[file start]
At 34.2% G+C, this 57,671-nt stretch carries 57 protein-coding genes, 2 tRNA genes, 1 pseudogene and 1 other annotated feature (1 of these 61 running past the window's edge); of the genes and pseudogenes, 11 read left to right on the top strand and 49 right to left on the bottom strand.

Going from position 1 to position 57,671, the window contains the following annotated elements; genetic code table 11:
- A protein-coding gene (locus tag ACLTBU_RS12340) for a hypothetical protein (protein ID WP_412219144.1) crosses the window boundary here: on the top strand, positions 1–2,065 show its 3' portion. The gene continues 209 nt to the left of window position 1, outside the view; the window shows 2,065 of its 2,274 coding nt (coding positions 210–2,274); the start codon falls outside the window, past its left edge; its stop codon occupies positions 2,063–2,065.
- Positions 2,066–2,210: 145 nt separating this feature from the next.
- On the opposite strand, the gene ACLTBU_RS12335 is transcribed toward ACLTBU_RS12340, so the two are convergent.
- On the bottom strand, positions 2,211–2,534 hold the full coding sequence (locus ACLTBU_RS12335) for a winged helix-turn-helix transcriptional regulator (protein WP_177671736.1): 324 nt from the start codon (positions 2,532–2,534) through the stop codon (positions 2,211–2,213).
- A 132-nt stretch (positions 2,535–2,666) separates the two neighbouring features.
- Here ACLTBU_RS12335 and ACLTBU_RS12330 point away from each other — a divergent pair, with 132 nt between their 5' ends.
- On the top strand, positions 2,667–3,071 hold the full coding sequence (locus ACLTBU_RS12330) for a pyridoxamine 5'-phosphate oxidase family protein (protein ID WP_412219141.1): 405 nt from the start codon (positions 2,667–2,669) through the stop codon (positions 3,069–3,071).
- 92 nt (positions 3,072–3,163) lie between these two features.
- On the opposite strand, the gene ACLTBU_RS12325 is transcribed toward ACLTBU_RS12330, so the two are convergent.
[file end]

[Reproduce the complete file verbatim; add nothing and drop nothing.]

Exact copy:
At 34.2% G+C, this 57,671-nt stretch carries 57 protein-coding genes, 2 tRNA genes, 1 pseudogene and 1 other annotated feature (1 of these 61 running past the window's edge); of the genes and pseudogenes, 11 read left to right on the top strand and 49 right to left on the bottom strand.

Going from position 1 to position 57,671, the window contains the following annotated elements; genetic code table 11:
- A protein-coding gene (locus tag ACLTBU_RS12340) for a hypothetical protein (protein ID WP_412219144.1) crosses the window boundary here: on the top strand, positions 1–2,065 show its 3' portion. The gene continues 209 nt to the left of window position 1, outside the view; the window shows 2,065 of its 2,274 coding nt (coding positions 210–2,274); the start codon falls outside the window, past its left edge; its stop codon occupies positions 2,063–2,065.
- Positions 2,066–2,210: 145 nt separating this feature from the next.
- On the opposite strand, the gene ACLTBU_RS12335 is transcribed toward ACLTBU_RS12340, so the two are convergent.
- On the bottom strand, positions 2,211–2,534 hold the full coding sequence (locus ACLTBU_RS12335) for a winged helix-turn-helix transcriptional regulator (protein WP_177671736.1): 324 nt from the start codon (positions 2,532–2,534) through the stop codon (positions 2,211–2,213).
- A 132-nt stretch (positions 2,535–2,666) separates the two neighbouring features.
- Here ACLTBU_RS12335 and ACLTBU_RS12330 point away from each other — a divergent pair, with 132 nt between their 5' ends.
- On the top strand, positions 2,667–3,071 hold the full coding sequence (locus ACLTBU_RS12330) for a pyridoxamine 5'-phosphate oxidase family protein (protein ID WP_412219141.1): 405 nt from the start codon (positions 2,667–2,669) through the stop codon (positions 3,069–3,071).
- 92 nt (positions 3,072–3,163) lie between these two features.
- On the opposite strand, the gene ACLTBU_RS12325 is transcribed toward ACLTBU_RS12330, so the two are convergent.